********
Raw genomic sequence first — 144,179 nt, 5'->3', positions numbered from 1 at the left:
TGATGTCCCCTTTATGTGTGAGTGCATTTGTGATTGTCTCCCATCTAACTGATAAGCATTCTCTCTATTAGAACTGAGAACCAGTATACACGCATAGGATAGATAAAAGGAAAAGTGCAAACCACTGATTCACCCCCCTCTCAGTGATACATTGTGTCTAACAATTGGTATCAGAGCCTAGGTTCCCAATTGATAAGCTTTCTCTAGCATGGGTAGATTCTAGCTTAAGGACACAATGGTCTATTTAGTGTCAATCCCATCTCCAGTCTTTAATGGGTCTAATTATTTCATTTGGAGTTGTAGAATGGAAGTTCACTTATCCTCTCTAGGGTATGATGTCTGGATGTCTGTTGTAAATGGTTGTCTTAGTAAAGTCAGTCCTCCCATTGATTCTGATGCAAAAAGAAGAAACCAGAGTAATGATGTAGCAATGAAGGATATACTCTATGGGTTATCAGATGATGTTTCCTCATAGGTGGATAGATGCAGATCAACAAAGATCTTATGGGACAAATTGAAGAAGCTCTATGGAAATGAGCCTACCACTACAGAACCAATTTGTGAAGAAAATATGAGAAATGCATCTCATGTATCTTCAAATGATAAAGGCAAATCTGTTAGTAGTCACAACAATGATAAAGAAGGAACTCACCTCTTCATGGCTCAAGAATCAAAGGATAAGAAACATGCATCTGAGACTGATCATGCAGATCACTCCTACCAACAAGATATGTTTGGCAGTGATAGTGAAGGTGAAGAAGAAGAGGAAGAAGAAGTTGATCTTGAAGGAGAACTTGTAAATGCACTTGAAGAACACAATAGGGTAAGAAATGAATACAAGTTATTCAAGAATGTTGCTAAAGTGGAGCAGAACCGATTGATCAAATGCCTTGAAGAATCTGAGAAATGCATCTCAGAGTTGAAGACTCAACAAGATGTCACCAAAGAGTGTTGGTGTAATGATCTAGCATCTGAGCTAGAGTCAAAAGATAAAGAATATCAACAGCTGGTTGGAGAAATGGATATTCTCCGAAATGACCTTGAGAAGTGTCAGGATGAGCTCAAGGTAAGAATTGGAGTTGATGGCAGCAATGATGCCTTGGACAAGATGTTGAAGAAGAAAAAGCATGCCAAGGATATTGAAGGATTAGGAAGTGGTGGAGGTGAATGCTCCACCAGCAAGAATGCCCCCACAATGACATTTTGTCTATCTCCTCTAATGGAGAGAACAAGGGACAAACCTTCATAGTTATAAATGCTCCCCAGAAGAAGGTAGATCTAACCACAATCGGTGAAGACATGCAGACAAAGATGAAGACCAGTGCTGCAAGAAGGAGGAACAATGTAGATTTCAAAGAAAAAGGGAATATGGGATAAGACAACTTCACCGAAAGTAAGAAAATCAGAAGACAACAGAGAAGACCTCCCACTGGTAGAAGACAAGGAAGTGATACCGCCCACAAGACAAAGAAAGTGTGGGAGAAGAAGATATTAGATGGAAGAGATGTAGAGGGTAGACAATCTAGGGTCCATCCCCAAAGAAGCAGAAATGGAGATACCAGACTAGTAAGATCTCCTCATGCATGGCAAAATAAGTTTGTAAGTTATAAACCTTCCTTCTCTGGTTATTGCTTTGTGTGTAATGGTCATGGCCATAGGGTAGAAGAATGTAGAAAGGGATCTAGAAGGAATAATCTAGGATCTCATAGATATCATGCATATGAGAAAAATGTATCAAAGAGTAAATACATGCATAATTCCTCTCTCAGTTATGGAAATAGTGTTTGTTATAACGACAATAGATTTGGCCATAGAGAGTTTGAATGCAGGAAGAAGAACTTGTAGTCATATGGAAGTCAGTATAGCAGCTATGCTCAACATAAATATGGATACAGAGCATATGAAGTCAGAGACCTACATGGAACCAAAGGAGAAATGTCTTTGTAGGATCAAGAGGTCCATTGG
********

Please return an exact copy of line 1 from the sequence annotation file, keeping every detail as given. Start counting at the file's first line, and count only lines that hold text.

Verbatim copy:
Raw genomic sequence first — 144,179 nt, 5'->3', positions numbered from 1 at the left: